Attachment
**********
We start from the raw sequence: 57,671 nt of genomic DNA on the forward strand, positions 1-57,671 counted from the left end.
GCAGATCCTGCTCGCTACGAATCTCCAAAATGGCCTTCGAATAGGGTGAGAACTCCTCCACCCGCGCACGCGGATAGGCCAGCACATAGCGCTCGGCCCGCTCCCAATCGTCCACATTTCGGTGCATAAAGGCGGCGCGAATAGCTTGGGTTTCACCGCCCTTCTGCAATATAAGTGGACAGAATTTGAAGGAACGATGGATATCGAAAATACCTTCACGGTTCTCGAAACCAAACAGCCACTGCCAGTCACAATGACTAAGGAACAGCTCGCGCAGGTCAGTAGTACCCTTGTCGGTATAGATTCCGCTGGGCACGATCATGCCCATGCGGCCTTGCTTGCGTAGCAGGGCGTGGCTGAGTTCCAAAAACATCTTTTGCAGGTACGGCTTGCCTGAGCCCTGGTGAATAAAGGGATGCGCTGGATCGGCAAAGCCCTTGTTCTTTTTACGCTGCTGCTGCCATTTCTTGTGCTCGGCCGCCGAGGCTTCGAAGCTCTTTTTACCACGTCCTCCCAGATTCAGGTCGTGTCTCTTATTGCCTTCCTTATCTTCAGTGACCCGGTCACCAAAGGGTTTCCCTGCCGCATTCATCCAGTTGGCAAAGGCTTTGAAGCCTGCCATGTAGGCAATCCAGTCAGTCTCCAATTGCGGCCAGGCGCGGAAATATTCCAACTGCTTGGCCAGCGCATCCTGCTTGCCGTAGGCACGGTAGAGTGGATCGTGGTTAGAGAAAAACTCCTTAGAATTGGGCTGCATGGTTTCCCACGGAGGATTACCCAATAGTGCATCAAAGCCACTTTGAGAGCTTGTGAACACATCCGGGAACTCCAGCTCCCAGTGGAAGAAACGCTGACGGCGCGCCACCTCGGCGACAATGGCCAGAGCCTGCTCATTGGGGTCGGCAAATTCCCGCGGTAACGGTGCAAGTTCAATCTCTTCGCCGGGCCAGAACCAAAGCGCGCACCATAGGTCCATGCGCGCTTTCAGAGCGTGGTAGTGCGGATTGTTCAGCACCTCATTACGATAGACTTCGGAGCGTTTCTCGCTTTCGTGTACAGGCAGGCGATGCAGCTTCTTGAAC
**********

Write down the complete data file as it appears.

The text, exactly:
We start from the raw sequence: 57,671 nt of genomic DNA on the forward strand, positions 1-57,671 counted from the left end.
GCAGATCCTGCTCGCTACGAATCTCCAAAATGGCCTTCGAATAGGGTGAGAACTCCTCCACCCGCGCACGCGGATAGGCCAGCACATAGCGCTCGGCCCGCTCCCAATCGTCCACATTTCGGTGCATAAAGGCGGCGCGAATAGCTTGGGTTTCACCGCCCTTCTGCAATATAAGTGGACAGAATTTGAAGGAACGATGGATATCGAAAATACCTTCACGGTTCTCGAAACCAAACAGCCACTGCCAGTCACAATGACTAAGGAACAGCTCGCGCAGGTCAGTAGTACCCTTGTCGGTATAGATTCCGCTGGGCACGATCATGCCCATGCGGCCTTGCTTGCGTAGCAGGGCGTGGCTGAGTTCCAAAAACATCTTTTGCAGGTACGGCTTGCCTGAGCCCTGGTGAATAAAGGGATGCGCTGGATCGGCAAAGCCCTTGTTCTTTTTACGCTGCTGCTGCCATTTCTTGTGCTCGGCCGCCGAGGCTTCGAAGCTCTTTTTACCACGTCCTCCCAGATTCAGGTCGTGTCTCTTATTGCCTTCCTTATCTTCAGTGACCCGGTCACCAAAGGGTTTCCCTGCCGCATTCATCCAGTTGGCAAAGGCTTTGAAGCCTGCCATGTAGGCAATCCAGTCAGTCTCCAATTGCGGCCAGGCGCGGAAATATTCCAACTGCTTGGCCAGCGCATCCTGCTTGCCGTAGGCACGGTAGAGTGGATCGTGGTTAGAGAAAAACTCCTTAGAATTGGGCTGCATGGTTTCCCACGGAGGATTACCCAATAGTGCATCAAAGCCACTTTGAGAGCTTGTGAACACATCCGGGAACTCCAGCTCCCAGTGGAAGAAACGCTGACGGCGCGCCACCTCGGCGACAATGGCCAGAGCCTGCTCATTGGGGTCGGCAAATTCCCGCGGTAACGGTGCAAGTTCAATCTCTTCGCCGGGCCAGAACCAAAGCGCGCACCATAGGTCCATGCGCGCTTTCAGAGCGTGGTAGTGCGGATTGTTCAGCACCTCATTACGATAGACTTCGGAGCGTTTCTCGCTTTCGTGTACAGGCAGGCGATGCAGCTTCTTGAAC